Classic Tales of Old Dorp: ‘Waiting for something to happen’

Larry Hart writes about 1880s Schenectady, poised for big changes thanks to advancements in industry

Categories: Life & Arts

The Daily Gazette is reprinting excerpts of the late Larry Hart’s long-running column, “Tales of Old Dorp.” Today, Hart travels back in time to the Schenectady of the mid-1880s, a time when people waiting for “something to happen” were rewarded. This column originally was published April 15, 1986.

There are occasions when we grow envious of the way people lived in the times of which we are researching and writing.

It has to be long enough ago to be drastically and dramatically different from today — which means no autos or fast traffic, plenty of horses and wagons or sleighs, the canal through the city, most of the residential areas below the terrace, plenty of open space and fruit orchards beyond that upper hill.

We are thinking now of about 100 years ago, when folks got excited over things like hot air balloon ascensions, the medicine shows, circuses and the wonderment over talk that electricity could replace gas or oil for cooking and light.

From what we have read in documents or heard years ago from people who have long since passed into history, life here in Schenectady in 1885 — just shortly after the country had about recovered from the effects of the Civil War and the assassination of President Lincoln — seemed to be “waiting for something to happen.” There were most of the same shops, saloons, restaurants, liveries, hotels and other sights and services still around since long before the war, and even parents said things hadn’t changed much except maybe the kids were sassier.

Simpler times

Many people today would think it downright boring to have lived back then. No real entertainment, except an occasional stage production at the Centre Street Opera House or Union Hall when a traveling troupe came to town, or in the early summer when a circus or Buffalo Bill Cody’s Wild West Show came in for two performances up at the fairgrounds atop the summit, or the weekend music concerts given at Crescent Park by the Citizens Corps Band or Mozart Band.

There was also sitting out on the stoop in the early evening, maybe going for a chartered boat ride down the canal to Rexford and back, taking a family stroll down lower State Street and getting a cherry phosphate at druggist August Schumacher’s soda fountain and . . . well, there were all those things and many others to pass the time. If they were dull, those we talked to never thought so.

It was about a hundred years ago when Schenectady was on the brink of a drastic departure from the mode of living. Perhaps Old Dorp indeed had “been waiting for something to happen” and now the time had come. We can only wonder what the people of that day thought when the whole area was hit by an industrial, building, population and transportation explosion which seemingly changed everything overnight. What about the folks who were in the twilight of their years and had known only the slow-moving pace of a canal town? The younger set could take it in stride and be amazed, but not shocked.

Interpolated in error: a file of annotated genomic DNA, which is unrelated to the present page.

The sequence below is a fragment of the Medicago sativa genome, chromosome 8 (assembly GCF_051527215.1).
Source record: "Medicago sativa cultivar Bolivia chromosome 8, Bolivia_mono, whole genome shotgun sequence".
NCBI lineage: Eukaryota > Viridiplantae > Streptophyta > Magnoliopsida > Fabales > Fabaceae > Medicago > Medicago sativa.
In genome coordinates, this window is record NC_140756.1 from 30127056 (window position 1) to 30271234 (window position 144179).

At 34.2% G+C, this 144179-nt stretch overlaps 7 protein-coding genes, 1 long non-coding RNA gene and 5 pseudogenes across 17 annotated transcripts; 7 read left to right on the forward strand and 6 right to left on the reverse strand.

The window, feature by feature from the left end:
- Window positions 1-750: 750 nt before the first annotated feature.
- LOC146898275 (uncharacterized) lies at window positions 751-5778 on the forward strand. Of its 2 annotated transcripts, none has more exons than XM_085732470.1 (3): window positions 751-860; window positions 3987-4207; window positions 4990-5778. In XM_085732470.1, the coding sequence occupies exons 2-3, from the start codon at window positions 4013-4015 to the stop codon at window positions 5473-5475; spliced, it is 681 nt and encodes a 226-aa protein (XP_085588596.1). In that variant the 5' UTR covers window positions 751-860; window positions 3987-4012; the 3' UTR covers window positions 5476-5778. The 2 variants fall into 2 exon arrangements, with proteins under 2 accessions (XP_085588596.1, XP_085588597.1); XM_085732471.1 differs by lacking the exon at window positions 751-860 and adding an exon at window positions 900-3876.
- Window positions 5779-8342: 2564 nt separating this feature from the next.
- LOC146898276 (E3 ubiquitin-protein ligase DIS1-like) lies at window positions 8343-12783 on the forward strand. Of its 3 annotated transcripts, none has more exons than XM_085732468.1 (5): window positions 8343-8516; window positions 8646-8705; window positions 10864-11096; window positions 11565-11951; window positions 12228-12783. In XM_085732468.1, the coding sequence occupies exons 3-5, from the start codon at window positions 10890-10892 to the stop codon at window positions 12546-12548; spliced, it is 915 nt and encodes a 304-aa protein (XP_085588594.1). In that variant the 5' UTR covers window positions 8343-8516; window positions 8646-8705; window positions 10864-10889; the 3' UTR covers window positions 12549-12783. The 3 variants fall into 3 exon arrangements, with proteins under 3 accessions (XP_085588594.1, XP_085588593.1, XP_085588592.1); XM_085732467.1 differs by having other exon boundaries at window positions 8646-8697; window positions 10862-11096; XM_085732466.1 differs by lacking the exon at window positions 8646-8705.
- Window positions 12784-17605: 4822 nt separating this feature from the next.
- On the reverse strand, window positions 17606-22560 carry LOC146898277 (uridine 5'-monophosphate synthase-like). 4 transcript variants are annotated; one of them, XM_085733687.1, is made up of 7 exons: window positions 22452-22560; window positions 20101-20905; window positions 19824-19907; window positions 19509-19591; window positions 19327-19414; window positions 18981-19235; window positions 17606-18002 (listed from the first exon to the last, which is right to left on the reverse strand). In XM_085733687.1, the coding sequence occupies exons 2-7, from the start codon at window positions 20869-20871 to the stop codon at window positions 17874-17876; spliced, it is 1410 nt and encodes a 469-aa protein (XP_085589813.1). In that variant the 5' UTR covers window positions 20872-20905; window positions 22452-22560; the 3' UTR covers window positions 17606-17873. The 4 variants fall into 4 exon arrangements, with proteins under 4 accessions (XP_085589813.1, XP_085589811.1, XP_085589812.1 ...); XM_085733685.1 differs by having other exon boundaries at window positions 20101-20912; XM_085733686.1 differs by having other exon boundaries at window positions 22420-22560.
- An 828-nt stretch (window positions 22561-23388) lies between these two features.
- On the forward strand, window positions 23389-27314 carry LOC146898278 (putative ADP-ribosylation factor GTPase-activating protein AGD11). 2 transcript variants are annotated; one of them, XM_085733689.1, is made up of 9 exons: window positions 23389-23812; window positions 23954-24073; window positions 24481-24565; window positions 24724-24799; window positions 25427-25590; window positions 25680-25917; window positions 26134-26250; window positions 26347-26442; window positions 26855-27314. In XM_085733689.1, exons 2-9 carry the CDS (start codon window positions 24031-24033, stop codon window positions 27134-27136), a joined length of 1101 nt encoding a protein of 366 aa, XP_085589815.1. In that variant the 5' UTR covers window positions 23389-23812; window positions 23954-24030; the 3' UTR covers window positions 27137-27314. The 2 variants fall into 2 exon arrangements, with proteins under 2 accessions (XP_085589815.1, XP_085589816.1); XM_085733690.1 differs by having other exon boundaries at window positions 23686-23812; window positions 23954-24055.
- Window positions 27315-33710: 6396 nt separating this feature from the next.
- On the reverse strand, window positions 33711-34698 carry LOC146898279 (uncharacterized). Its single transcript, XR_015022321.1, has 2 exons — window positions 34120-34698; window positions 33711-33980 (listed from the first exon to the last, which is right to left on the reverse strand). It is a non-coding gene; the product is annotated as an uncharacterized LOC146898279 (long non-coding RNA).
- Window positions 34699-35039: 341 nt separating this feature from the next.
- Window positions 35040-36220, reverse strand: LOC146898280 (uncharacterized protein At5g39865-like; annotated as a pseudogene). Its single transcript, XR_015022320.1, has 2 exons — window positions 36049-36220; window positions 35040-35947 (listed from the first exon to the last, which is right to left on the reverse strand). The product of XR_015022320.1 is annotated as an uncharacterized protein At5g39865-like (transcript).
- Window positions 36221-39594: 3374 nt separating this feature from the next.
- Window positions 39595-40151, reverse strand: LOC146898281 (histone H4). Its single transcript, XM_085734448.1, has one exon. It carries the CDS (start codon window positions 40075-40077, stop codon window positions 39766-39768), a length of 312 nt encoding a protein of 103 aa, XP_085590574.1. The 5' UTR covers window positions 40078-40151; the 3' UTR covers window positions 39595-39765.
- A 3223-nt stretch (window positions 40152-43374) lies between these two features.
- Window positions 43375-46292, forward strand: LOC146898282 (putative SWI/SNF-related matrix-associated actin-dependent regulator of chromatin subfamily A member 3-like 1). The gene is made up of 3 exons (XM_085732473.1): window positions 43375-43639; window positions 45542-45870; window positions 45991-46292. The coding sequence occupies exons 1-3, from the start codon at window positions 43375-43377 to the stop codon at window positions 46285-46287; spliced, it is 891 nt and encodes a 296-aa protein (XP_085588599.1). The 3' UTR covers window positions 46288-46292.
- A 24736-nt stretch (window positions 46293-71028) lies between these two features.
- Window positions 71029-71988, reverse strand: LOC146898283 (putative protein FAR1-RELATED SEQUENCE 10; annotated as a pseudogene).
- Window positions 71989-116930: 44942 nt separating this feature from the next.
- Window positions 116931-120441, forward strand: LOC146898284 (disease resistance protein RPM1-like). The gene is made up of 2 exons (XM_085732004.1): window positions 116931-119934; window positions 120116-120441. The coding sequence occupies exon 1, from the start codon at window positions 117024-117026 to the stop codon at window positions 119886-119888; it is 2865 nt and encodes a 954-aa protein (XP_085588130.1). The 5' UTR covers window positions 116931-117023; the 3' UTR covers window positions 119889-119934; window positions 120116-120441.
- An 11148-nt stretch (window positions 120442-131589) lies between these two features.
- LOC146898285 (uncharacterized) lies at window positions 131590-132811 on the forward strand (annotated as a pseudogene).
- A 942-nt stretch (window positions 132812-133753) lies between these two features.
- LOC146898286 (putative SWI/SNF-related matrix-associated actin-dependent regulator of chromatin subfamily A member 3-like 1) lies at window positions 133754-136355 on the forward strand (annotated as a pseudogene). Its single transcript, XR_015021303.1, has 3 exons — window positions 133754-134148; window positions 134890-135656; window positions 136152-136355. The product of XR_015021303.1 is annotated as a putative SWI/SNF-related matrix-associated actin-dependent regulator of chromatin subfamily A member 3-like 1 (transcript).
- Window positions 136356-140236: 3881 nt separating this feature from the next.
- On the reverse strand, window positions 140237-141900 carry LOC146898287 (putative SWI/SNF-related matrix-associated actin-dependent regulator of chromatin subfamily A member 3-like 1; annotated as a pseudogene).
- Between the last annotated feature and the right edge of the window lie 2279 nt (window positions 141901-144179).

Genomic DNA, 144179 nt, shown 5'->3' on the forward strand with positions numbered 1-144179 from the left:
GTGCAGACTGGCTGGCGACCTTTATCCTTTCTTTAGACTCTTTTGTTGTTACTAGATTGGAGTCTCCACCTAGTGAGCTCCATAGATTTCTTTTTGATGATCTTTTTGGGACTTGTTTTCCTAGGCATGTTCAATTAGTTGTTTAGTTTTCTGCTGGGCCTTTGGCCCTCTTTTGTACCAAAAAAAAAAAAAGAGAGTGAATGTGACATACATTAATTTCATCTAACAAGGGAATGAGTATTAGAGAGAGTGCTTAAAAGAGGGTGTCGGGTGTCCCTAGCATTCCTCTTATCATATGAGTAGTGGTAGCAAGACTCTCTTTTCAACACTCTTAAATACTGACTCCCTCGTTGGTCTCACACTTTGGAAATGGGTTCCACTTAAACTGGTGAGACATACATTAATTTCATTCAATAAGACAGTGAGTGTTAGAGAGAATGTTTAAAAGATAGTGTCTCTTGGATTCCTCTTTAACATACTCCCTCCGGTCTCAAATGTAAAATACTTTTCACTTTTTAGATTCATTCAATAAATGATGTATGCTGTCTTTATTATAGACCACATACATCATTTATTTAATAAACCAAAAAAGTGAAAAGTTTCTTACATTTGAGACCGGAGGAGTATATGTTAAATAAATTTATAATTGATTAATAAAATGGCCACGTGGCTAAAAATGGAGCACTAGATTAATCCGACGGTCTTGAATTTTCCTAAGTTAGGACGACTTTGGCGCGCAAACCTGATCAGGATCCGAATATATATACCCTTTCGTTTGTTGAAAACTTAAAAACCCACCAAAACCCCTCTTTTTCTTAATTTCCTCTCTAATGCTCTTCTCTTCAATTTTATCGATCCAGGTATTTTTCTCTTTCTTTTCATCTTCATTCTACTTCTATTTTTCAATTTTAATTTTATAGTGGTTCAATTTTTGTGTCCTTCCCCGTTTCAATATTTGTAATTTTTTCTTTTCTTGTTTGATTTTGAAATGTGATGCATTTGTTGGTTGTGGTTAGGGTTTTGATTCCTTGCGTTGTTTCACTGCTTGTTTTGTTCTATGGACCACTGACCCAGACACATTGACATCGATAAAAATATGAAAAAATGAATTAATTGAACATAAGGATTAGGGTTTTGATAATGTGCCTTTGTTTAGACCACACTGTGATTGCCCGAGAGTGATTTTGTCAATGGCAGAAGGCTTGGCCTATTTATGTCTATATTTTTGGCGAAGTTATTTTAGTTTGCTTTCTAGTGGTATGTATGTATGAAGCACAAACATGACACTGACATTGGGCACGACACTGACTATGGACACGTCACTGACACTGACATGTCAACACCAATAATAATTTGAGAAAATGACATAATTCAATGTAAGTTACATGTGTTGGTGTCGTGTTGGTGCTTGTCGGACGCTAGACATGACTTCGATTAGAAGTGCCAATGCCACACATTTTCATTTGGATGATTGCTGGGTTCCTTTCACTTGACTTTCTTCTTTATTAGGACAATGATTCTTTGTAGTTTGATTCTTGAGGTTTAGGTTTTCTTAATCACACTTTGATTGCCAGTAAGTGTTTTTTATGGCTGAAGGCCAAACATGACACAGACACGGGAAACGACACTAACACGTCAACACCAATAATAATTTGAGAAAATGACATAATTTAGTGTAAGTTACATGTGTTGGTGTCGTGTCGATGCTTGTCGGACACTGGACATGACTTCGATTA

Probably the main reason for this remarkable development was the decision of inventor-scientist Thomas A. Edison in mid-1886 to move his electrical machine works upstate to Schenectady, which of course opened the floodgates to prospective employees and their families, who came here in droves from, as it seemed, everywhere in the world.

Population explosion

By 1900, when the city’s population had skyrocketed to nearly 32,000 from the paltry 14,000 in 1886, everybody was excited over the mass construction of homes in areas beyond the old city limits — up in Goose Hill, State Street above the terrace, the GE Realty Plot just above Union’s campus, the Edison Park housing plot off Broadway hill, farther up the hill in a place named Bellevue . . . people wondered at such activity.

By now, the electrical trolleys of the Schenectady Railway Co. had come of age and its lines spread out like a gigantic spider web all through the city, then far beyond to nearby cities. People now could live far from the factories and, for a few coins, still get to and from work in a few minutes — even go to Troy, Albany, Amsterdam, Ballston Spa and Saratoga Springs on a moment’s notice. Who would have thought this possible in 1885?

Besides the trolley wires overhead, there were now the wires of the telephones, telegraph and electricity. Yes, there were now electric street lights on the main byways, brightening the way for the few honking, backfiring or chugging vehicles called automobiles. Many people at first put up with them, thinking nothing would replace the horse for reliability in at least local freight or the trolley car for their personal transportation.

It just went on and on. Who even in 1900 could believe that the city’s wondrous population would be dwarfed in another decade, when the official census of 1910 placed it at 72,826! By 1910, the fringes of Schenectady were growing ever outward and State Street east of the railroad tracks (which had recently been raised throughout the city) was beginning to look more and more like the business district of lower State below the canal.

Business booming

General Electric was growing faster than its ability to keep up with production, so that hiring and plant expansion were on a sharp upswing. At the other end of town, American Locomotive was not doing badly either as engine orders were the best in years.

Who could blame the folks who were young and active in this particular era in Schenectady’s history to think they must be living in the most remarkable period of growth and achievement that anyone might imagine possible.

And they could well have been right.

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